A report from the Organisation for Economic Co-operation and Development (OECD) puts the Australian Capital Territory (ACT) ahead of 362 regions in its 34 member countries on a performance scale for a region’s ‘wellbeing’.

The regions were assessed on their wellbeing performance across eight categories including safety, health, income, access to services, civic engagement, education and environment.

To this end the ACT out-performed all regions that were assessed, topping the table in six of the eight benchmarks.

“There is only one place in the entire OECD that scores 9 out of 10 or more for each benchmark – and that is the Australian Capital Territory,” says the Property Council of Australia’s ACT Executive Director, Catherine Carter.

“Canberra topped the table in six of the eight benchmarks: education, employment, disposable income, safety, healthcare and accessibility to services. We scored 10 out of 10 for ‘civic engagement’ – alongside all other states except the Northern Territory.”

NSW and Victoria rate very similar with both scoring highly in most categories. NSW does better in income, scoring 7.1, compared to 6.4. Victoria is rated as being better for jobs (8.5 compared to 8.3) and better for safety (9.6 against 9.2).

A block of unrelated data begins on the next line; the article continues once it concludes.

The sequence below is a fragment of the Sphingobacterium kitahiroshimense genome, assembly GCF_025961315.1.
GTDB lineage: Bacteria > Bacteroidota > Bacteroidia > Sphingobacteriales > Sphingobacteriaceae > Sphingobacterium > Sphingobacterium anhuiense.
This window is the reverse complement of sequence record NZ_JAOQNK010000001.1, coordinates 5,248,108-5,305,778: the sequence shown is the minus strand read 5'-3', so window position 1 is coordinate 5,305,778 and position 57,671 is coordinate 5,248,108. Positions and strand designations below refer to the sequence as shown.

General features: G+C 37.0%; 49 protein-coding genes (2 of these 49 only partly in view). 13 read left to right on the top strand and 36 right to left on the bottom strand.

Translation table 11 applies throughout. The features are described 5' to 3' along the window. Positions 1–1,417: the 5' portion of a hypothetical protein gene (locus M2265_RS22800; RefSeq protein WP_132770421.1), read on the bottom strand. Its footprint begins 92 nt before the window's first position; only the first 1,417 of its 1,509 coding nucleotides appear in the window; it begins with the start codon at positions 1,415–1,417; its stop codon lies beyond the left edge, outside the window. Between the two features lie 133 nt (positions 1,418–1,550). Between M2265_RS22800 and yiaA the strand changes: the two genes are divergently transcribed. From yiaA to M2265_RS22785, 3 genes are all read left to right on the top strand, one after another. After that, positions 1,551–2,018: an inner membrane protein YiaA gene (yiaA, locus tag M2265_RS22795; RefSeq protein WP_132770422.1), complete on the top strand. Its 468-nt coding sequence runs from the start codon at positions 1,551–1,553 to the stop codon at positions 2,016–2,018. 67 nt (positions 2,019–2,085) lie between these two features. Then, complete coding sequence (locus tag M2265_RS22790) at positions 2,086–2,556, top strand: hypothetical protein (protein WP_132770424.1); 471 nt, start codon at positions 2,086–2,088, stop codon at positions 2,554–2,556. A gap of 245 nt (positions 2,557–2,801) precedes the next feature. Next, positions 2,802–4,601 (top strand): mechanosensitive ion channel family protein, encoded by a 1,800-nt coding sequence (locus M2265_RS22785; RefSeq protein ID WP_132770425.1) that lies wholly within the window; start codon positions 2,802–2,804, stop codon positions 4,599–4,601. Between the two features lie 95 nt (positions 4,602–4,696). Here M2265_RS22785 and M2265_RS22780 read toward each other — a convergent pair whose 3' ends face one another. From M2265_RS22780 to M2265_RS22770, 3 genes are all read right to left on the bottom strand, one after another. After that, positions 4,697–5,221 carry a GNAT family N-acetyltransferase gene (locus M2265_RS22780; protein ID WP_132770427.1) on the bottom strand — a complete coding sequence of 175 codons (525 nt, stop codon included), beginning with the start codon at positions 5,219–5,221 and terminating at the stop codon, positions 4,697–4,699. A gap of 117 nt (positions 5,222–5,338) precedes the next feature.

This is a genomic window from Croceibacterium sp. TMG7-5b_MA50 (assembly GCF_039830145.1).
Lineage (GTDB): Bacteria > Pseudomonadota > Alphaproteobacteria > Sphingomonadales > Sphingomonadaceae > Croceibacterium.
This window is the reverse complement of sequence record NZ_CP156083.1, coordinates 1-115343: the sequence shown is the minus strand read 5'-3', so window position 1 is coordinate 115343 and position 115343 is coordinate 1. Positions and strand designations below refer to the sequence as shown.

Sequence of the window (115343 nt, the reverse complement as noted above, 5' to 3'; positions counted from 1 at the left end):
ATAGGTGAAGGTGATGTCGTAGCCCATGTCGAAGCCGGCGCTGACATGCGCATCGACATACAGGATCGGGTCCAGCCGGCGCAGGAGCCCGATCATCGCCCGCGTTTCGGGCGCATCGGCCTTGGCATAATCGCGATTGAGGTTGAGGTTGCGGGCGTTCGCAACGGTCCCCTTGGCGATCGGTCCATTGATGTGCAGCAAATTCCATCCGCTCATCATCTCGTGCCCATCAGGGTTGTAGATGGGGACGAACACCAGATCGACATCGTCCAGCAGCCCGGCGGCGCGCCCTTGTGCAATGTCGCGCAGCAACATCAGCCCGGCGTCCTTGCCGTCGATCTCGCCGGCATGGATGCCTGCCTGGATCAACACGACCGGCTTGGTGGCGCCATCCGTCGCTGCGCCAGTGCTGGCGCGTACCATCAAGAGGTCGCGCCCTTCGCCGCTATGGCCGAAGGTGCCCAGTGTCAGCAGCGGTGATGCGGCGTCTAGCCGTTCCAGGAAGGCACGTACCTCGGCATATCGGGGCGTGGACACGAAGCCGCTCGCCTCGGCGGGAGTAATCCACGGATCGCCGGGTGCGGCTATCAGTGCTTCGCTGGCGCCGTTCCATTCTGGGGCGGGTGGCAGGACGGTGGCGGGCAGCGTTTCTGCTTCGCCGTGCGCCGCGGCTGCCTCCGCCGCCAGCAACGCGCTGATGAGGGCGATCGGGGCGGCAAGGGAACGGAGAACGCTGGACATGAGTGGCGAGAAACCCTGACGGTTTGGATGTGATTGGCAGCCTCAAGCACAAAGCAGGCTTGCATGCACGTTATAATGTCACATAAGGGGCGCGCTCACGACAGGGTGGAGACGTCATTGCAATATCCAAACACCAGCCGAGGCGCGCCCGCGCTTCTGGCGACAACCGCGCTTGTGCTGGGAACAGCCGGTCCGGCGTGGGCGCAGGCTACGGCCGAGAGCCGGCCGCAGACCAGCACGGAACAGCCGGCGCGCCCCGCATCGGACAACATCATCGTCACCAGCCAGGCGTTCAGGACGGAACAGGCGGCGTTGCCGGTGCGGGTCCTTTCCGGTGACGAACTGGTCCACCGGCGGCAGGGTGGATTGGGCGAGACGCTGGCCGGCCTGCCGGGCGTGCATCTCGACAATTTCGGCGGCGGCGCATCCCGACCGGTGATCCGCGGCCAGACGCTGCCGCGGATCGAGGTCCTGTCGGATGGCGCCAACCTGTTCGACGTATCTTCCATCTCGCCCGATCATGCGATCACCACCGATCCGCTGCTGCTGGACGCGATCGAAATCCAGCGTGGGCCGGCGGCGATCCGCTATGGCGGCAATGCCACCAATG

The indicators for wellbeing were developed by OECD across the following categories:

The performances for each region are available in an OECD Regional Well-Being ‘Matching Machine’ which shows their category, overall and relative performances. The machine also offers a ‘most similar matches’ option which groups regions with similar wellbeing performances.

Canberra’s most similar places:

  • Western Norway
  • Stockholm, Sweden
  • New Hampshire, US
  • South-East England

Victoria and NSW’s most similar places:

  • Stockholm, Sweden
  • Limousin, France
  • Western Norway
  • South Island, New Zealand

The Northern Territory performed the worst of Australia's states, scoring just 4.1 for health and 1.4 for safety. Its health score is in the bottom 29 per cent OECD. Its safety score is in the bottom 13 per cent.

Images: oecdregionalwellbeing.org